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      Clinical Outcomes Associated with Conversion from Epoetin alfa to Darbepoetin alfa in Hospitalized Hemodialysis Patients

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          Background/Aims: Hemodialysis patients are often hospitalized, during which time they require continuity of care in the inpatient setting. The goal of the present study was to evaluate the clinical outcomes associated with a conversion algorithm from outpatient epoetin alfa to inpatient darbepoetin alfa in hospitalized hemodialysis patients at the St. Elizabeth Health Center. Methods: We conducted a retrospective chart review of hemodialysis patient hospital admissions after a therapeutic interchange from epoetin alfa to darbepoetin alfa was implemented at St. Elizabeth Health Center. Chronic hemodialysis patients admitted from December 2002 to October 2003 were identified as part of a therapeutic interchange cohort receiving inpatient darbepoetin alfa after conversion from outpatient epoetin alfa according to the Aranesp® package insert during their hospitalization. After discharge, these patients were returned to their preadmission outpatient epoetin alfa dosages and frequencies. Patients admitted prior to implementation of the therapeutic interchange (January 2002 to April 2002) received epoetin alfa during hospitalization and served as a historical control. Hemoglobin values were recorded prior to hospital admission, at the time of discharge, and 30 days after discharge. Results: Mean hemoglobin levels declined from preadmission to discharge, in both the interchange and historical cohorts (6.6 and 2.5%, respectively) and rebounded at 30 days after discharge. Using a linear regression model, the only variables significantly associated with the hemoglobin level at discharge were the hemoglobin level before admission and receipt of a blood transfusion. Conclusion: An algorithm-based conversion from outpatient epoetin alfa to inpatient darbepoetin alfa for hospitalized chronic hemodialysis patients utilizing the dose conversion table specified in the Aranesp® package insert is associated with hemoglobin outcomes similar to inpatient epoetin alfa.

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          Darbepoetin alfa has a longer circulating half-life and greater in vivo potency than recombinant human erythropoietin.

          Experiments on human erythropoietin (EPO) demonstrated that there is a direct relationship between the sialic acid-containing carbohydrate content of EPO, its circulating half-life, and in vivo bioactivity. This led to the hypothesis that an EPO analogue engineered to contain additional oligosaccharide chains would have enhanced biological activity. Darbepoetin alfa, a hyperglycosylated recombinant human EPO (rHuEPO) analogue with two extra carbohydrate chains, was designed and developed to test this hypothesis. Comparative pharmacokinetic and pharmacodynamic studies and biochemical analyses of darbepoetin alfa and rHuEPO were performed to define the consequences of the increased carbohydrate content. Due to its increased sialic acid-containing carbohydrate content, darbepoetin alfa has a higher molecular weight, a greater negative charge, and a approximately fourfold lower EPO receptor binding activity than rHuEPO. It also has a threefold longer circulating half-life than rHuEPO in rats and dogs. In spite of its lower receptor binding, and perhaps counterintuitively, darbepoetin alfa is significantly more potent in vivo than rHuEPO. Due to the pharmacokinetic differences, the relative potency of the two molecules varies as a function of the dosing frequency. Darbepoetin alfa is 3.6-fold more potent than rHuEPO in increasing the hematocrit of normal mice when each is administered thrice weekly, but when the administration frequency is reduced to once weekly, darbepoetin alfa is approximately 13-fold to 14-fold more potent than rHuEPO. Increasing the sialic acid-containing carbohydrate content beyond the maximum found in EPO leads to a molecule with a longer circulating half-life and thereby an increased in vivo potency that can be administered less frequently.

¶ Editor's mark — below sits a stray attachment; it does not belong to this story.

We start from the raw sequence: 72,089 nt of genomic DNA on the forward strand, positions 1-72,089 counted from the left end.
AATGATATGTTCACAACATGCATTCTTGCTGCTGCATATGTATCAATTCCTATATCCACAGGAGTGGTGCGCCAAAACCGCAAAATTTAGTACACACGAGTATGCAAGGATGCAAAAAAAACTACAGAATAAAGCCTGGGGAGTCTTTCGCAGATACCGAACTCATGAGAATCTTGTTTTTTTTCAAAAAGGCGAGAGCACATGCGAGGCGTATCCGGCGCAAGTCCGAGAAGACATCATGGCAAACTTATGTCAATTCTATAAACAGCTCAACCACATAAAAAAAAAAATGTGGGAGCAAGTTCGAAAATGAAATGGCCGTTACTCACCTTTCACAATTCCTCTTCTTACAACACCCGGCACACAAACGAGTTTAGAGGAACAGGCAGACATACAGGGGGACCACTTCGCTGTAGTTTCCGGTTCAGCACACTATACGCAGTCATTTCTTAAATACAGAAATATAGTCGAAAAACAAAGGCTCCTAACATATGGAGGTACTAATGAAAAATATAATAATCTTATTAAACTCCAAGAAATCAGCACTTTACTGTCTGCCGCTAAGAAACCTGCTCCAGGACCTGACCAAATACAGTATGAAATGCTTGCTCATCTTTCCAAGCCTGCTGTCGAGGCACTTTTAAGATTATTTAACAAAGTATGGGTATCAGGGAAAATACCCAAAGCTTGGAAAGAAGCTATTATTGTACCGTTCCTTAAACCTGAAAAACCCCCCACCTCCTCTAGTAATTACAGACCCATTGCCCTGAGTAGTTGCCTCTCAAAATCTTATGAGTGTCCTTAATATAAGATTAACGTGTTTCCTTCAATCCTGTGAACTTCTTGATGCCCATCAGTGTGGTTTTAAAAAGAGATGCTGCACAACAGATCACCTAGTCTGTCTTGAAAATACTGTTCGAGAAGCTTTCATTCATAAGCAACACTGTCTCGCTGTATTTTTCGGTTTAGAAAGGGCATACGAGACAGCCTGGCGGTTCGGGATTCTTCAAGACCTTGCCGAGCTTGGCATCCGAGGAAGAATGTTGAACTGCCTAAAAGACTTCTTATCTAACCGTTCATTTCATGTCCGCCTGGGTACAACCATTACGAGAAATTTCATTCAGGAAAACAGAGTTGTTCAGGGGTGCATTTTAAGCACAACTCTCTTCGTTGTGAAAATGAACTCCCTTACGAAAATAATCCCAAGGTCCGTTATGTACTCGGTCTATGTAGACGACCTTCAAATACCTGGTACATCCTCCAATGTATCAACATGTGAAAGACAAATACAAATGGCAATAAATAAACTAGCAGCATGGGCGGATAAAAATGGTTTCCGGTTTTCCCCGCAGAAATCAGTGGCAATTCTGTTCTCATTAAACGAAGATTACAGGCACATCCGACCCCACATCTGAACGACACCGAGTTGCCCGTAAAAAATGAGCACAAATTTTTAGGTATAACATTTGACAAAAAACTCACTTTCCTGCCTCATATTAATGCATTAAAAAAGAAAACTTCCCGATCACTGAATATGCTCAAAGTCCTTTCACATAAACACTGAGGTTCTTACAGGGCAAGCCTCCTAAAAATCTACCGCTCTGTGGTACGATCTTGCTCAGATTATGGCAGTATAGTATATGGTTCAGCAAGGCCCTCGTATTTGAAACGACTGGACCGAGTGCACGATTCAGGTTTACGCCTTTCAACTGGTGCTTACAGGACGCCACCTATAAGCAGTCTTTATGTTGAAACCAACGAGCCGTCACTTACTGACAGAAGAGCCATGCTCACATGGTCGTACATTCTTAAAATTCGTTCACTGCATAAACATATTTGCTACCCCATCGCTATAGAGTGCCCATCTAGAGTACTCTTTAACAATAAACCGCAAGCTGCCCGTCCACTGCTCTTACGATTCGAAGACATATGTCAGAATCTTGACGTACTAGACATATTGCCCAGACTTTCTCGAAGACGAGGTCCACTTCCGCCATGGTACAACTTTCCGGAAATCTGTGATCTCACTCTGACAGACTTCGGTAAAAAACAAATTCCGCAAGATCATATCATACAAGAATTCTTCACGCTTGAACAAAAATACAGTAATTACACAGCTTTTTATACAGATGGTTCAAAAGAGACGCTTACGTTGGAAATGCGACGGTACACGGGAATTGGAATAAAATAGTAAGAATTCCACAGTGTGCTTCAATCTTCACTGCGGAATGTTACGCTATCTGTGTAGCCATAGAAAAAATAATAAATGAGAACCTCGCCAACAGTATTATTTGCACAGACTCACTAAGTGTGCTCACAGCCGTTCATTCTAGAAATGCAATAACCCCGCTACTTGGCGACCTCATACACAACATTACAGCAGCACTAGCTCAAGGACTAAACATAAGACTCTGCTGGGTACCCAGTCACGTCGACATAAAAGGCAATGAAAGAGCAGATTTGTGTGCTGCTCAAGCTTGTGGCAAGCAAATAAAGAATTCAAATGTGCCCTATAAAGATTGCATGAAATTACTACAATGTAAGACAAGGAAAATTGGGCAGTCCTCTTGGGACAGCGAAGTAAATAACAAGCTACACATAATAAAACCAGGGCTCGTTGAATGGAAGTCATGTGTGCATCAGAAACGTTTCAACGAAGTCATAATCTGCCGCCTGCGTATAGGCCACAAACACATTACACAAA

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            Long-term cardiorespiratory effects of amelioration of renal anaemia by erythropoietin

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              Erythropoietin Requirements Increase following Hospitalization in End-Stage Renal Disease Patients